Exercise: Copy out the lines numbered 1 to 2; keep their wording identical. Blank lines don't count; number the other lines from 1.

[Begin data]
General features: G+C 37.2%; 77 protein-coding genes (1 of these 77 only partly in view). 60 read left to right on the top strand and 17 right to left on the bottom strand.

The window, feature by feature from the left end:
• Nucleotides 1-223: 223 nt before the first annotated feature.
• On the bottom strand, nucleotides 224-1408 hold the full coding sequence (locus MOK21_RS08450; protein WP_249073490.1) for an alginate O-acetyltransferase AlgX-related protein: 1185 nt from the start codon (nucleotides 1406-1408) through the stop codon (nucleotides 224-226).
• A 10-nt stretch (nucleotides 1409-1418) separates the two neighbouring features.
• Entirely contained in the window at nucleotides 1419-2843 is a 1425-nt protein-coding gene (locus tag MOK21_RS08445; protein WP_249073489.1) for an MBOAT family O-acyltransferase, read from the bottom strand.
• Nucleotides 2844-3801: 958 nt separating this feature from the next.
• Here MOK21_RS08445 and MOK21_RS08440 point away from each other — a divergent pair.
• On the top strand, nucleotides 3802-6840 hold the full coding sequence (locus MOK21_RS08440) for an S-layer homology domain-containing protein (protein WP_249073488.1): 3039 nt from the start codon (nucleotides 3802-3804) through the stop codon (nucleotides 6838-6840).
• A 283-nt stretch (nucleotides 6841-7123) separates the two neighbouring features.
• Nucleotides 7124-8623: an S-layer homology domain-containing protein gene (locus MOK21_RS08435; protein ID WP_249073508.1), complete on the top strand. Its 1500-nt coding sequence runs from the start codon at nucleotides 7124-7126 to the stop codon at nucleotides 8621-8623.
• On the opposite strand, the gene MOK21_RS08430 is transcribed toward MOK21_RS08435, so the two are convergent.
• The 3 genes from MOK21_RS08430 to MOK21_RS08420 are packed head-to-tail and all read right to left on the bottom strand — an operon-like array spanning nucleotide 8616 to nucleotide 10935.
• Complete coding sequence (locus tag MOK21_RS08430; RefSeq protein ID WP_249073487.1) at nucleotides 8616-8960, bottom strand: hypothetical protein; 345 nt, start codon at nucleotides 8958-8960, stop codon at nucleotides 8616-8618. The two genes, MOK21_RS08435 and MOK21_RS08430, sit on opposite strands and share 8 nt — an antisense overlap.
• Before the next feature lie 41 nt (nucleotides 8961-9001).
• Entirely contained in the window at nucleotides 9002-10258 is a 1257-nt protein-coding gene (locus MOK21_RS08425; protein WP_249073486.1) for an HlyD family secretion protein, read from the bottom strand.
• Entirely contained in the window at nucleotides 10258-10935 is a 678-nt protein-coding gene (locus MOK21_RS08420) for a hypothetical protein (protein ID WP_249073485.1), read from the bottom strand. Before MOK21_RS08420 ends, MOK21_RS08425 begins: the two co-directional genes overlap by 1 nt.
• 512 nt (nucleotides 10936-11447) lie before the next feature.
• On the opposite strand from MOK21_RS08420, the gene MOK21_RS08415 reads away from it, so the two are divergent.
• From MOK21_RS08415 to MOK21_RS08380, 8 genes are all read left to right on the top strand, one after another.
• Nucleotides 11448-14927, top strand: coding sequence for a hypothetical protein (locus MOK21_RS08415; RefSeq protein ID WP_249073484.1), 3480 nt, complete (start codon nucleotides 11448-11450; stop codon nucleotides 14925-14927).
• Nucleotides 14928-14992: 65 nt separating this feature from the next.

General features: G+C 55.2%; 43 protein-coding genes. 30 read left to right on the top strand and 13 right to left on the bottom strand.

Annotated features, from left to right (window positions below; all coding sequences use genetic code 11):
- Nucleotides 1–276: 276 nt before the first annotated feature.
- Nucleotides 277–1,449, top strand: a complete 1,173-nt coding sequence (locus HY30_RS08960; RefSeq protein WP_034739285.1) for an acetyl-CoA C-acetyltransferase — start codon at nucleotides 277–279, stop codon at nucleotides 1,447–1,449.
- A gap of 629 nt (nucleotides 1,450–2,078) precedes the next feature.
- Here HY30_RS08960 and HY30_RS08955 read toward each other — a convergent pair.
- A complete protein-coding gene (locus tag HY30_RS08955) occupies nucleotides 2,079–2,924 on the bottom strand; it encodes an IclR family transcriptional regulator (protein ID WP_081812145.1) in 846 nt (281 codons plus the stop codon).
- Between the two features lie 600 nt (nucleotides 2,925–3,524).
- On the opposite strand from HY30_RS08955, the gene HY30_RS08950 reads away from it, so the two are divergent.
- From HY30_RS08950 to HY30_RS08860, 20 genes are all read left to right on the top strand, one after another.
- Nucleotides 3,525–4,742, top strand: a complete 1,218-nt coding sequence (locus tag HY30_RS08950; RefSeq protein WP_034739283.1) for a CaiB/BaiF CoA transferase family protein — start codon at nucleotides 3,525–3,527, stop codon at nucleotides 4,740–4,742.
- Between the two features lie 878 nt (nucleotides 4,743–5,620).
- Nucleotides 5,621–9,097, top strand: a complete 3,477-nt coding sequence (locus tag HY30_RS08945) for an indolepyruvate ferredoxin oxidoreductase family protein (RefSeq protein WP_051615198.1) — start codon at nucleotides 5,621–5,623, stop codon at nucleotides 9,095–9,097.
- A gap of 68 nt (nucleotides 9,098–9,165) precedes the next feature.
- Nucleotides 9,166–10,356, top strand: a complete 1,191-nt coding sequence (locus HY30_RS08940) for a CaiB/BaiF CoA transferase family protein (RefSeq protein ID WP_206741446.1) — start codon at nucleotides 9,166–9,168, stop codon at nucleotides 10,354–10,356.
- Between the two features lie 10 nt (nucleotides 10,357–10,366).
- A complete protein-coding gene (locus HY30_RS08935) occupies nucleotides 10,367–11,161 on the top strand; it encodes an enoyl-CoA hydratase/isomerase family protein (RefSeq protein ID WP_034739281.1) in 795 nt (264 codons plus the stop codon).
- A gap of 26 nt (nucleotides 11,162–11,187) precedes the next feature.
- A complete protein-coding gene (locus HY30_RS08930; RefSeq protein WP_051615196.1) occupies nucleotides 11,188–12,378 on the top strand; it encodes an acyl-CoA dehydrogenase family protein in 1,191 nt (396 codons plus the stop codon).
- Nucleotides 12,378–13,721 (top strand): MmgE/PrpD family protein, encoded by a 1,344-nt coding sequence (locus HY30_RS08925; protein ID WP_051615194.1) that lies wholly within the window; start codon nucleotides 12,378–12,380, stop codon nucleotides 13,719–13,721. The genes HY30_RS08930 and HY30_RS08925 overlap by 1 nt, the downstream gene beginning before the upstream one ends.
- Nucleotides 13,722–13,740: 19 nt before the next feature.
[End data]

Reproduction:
General features: G+C 37.2%; 77 protein-coding genes (1 of these 77 only partly in view). 60 read left to right on the top strand and 17 right to left on the bottom strand.

The window, feature by feature from the left end: